Monday, 28 January 2008

Overhyped and overhere - No Country for Old Men

Some time ago I confessed to finding Cormac McCarthy’s ‘The Road’ one of the most over-hyped novels that I had read for some time. Having watched No Country for Old Men on Friday evening, I’m bound to say that the adaptation of a McCarthy novel now becomes one of the most over-hyped films I have seen for a very long time.

The film basically unfolds a great deal of violence centring on 3 men which ensues from a botched drug deal. A Vietnam vet played by Josh Brolin stumbles upon the aftermath of a shoot-out between border drug-smugglers and makes off with a bag full of money. A big man with strange hair and an undecipherable name has been dispatched to recover the money and the final member of the triumvirate is Tommy Lee Jones’ sheriff.

The film alludes to a symbiosis between the harsh Texan landscape and violence. It hints at being concerned with fate and compulsion. Ultimately however the film comprises a great deal of extremely stylised, artfully filmed violence, a few wise cracks and offers very little in the way of motivation or characterisation. The Coens simply fail to elevate their bleak material beyond the status of a rather unsettling caper. Tellingly a number of the most grisly murders seemed to greatly amuse the audience I watched the film in. Despite the film’s pretensions the element of titillation was there as surely as in a slasher movie.

Maybe I simply didn’t get this film. Perhaps I missed some profound symbolism, but my instinct is that it contained more style than substance. Javier Bardem’s supposedly masterful portrayal of the ruthless killer seems to me merely to consist of walking around slowly, looking menacing and perpetrating gratuitously gruesome acts. The character is a cartoon, a cardboard cut-out, without a hint of depth or motivation. I would be interested to hear if anyone else has a different take on it.


Kloot said...

Thank god someone feels the same way as me. I expected a review from you on this and was waiting to see what you might have thought of it.

I thought it was visually beautiful, the landscape is amazing, and I was following the film and waiting for some sort of big band where it all came together with one big twist or some point where it all just clicked... but no, for me that didnt happen. Some people were actually laughing at the end of the film in the cinema I visited.

At the end of the film I just couldnt make up my mind what I felt about it.. Maybe another viewing is required. The girlfriend was unimpressed as were a lot of those leaving the cinema, and I suppose I was to.

Completely off topic, but I got a deadly bargain in HMV in Edinburgh last weekend. Ive been getting into Hitchcock movies lately and so I bought a small collection before christmas, but then in Edinburgh I spotted a collection of 15 movies in a boxset, normally priced at £90, reduced to £25... a bargin. Most of the classics are in it, and between this collection and the other collection Ive bought I reckon ive got the best of em.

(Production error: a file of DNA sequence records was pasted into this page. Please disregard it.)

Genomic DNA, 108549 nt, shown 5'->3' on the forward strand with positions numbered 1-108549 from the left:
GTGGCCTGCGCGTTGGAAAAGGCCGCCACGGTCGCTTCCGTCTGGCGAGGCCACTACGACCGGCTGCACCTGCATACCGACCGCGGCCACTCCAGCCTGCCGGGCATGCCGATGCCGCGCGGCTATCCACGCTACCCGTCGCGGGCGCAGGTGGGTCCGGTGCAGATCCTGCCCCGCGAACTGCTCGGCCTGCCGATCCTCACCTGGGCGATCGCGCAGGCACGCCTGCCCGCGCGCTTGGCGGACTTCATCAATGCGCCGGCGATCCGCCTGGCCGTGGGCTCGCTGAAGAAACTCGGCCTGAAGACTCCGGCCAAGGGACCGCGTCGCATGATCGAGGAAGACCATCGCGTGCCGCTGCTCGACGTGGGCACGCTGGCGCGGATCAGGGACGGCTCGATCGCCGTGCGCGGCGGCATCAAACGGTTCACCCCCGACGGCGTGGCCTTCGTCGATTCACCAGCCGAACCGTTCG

Check it out;-1;-1;-1&sku=418081

Chekov said...

Some of the cinemaography's certainly impressive. There's the Western feel with huge empty landscapes etc. Like you I kept waiting for the dialogue that would give me the point. On a couple of occasions - when the villain speaks to Woody Harrelson and Kelly McDonald, i thought, here we go, all will be explained now - but it just didn't happen.

Anonymous said...

I would tend to agree. I was hoping to like the film more than I did. I agree about style over substance. I found the violence and misanthropy both a bit relentless. Saying that, I would be interested in seeing the film again.

Anonymous said...

Finally got round to this little gem and just knew that I would enjoy it as much as I did. The Coens' Fargo was outstanding and this is on a par. The film invites you to think in a unique way, it is terrifying and disturbing and, pleasingly, does not conform to usual Hollywood standards when it comes to the ending. The lack of depth in Chigur's character ("strange hair, undecipherable name") is unimportant because the film's main focus for theme development is Sheriff Bell. His character is fascinating, a man who cannot detach himself from the past and who is fighting a losing battle against pure evil, a conflict he cannot come to terms with and ultimately proves too much for him (hence the depressing ending). By the way, just how good was Tommy Lee Jones - a great actor and his performance reminded me of his flawless portrayal of the redneck Prison Guvorner in "Natural Born Killers". Interesting role (and casting) for Woody Harrelson - his father was a Texan freelance contract killer! As mentioned, the cinematography and Texan landscapes are great, provide a dark and sinister atmosphere and a subtle nod to the violence of the Old West.
I can see why it may not be some people's cup of tea but I loved it and believe I will even more so with subsequent viewings such is the ingenuity of the Coen's craft - basically amounts to tangible fear as art. While questionning slightly Bardem's Best Supporting gong, I'd say the film deserved its 4 Oscars for 2007, although I have yet to see "There will be Blood"(Special Edition DVD to be purchased next week)
So do you like "No Country" or not? "Heads or Tails, CALL IT" ;-)

Anonymous said...

Apologies, above post was by Kenny.

pan said...